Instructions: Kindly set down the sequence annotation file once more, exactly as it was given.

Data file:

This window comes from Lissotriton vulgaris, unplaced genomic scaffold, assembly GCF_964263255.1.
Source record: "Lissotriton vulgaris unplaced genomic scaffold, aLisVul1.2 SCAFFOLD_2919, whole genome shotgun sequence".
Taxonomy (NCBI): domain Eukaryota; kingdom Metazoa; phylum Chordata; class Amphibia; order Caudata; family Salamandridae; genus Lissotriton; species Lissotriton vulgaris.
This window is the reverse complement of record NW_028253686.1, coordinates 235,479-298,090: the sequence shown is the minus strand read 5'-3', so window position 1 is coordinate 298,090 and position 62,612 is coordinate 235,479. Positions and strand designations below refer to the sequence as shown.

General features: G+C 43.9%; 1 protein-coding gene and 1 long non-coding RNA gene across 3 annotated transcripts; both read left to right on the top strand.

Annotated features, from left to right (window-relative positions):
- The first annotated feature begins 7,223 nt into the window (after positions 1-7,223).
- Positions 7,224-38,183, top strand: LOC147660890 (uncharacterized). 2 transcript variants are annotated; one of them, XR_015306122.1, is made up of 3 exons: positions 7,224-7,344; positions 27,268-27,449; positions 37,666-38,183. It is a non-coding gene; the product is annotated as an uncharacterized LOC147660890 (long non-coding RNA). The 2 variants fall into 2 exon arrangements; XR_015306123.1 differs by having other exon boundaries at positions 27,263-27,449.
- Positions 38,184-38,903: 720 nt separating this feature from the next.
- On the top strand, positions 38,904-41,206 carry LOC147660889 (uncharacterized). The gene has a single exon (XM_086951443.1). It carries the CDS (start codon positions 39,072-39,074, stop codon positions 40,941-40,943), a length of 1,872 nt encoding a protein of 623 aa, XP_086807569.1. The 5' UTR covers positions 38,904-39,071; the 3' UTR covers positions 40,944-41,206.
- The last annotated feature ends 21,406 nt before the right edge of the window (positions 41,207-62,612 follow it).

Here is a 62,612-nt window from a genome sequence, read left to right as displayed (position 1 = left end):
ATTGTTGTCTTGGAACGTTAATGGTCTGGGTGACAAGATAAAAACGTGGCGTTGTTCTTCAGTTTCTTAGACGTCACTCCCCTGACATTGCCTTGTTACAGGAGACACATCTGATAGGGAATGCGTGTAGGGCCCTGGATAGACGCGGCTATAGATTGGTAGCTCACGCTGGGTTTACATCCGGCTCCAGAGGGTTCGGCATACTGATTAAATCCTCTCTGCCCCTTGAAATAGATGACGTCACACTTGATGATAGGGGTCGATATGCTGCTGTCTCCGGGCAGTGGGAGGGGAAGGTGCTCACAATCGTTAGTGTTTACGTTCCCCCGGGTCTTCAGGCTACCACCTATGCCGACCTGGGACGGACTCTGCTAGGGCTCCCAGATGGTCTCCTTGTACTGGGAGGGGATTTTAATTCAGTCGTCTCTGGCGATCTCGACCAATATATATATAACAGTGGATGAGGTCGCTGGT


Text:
This window comes from Lissotriton vulgaris, unplaced genomic scaffold, assembly GCF_964263255.1.
Source record: "Lissotriton vulgaris unplaced genomic scaffold, aLisVul1.2 SCAFFOLD_2919, whole genome shotgun sequence".
Taxonomy (NCBI): domain Eukaryota; kingdom Metazoa; phylum Chordata; class Amphibia; order Caudata; family Salamandridae; genus Lissotriton; species Lissotriton vulgaris.
This window is the reverse complement of record NW_028253686.1, coordinates 235,479-298,090: the sequence shown is the minus strand read 5'-3', so window position 1 is coordinate 298,090 and position 62,612 is coordinate 235,479. Positions and strand designations below refer to the sequence as shown.

General features: G+C 43.9%; 1 protein-coding gene and 1 long non-coding RNA gene across 3 annotated transcripts; both read left to right on the top strand.

Annotated features, from left to right (window-relative positions):
- The first annotated feature begins 7,223 nt into the window (after positions 1-7,223).
- Positions 7,224-38,183, top strand: LOC147660890 (uncharacterized). 2 transcript variants are annotated; one of them, XR_015306122.1, is made up of 3 exons: positions 7,224-7,344; positions 27,268-27,449; positions 37,666-38,183. It is a non-coding gene; the product is annotated as an uncharacterized LOC147660890 (long non-coding RNA). The 2 variants fall into 2 exon arrangements; XR_015306123.1 differs by having other exon boundaries at positions 27,263-27,449.
- Positions 38,184-38,903: 720 nt separating this feature from the next.
- On the top strand, positions 38,904-41,206 carry LOC147660889 (uncharacterized). The gene has a single exon (XM_086951443.1). It carries the CDS (start codon positions 39,072-39,074, stop codon positions 40,941-40,943), a length of 1,872 nt encoding a protein of 623 aa, XP_086807569.1. The 5' UTR covers positions 38,904-39,071; the 3' UTR covers positions 40,944-41,206.
- The last annotated feature ends 21,406 nt before the right edge of the window (positions 41,207-62,612 follow it).

Here is a 62,612-nt window from a genome sequence, read left to right as displayed (position 1 = left end):
ATTGTTGTCTTGGAACGTTAATGGTCTGGGTGACAAGATAAAAACGTGGCGTTGTTCTTCAGTTTCTTAGACGTCACTCCCCTGACATTGCCTTGTTACAGGAGACACATCTGATAGGGAATGCGTGTAGGGCCCTGGATAGACGCGGCTATAGATTGGTAGCTCACGCTGGGTTTACATCCGGCTCCAGAGGGTTCGGCATACTGATTAAATCCTCTCTGCCCCTTGAAATAGATGACGTCACACTTGATGATAGGGGTCGATATGCTGCTGTCTCCGGGCAGTGGGAGGGGAAGGTGCTCACAATCGTTAGTGTTTACGTTCCCCCGGGTCTTCAGGCTACCACCTATGCCGACCTGGGACGGACTCTGCTAGGGCTCCCAGATGGTCTCCTTGTACTGGGAGGGGATTTTAATTCAGTCGTCTCTGGCGATCTCGACCAATATATATATAACAGTGGATGAGGTCGCTGGT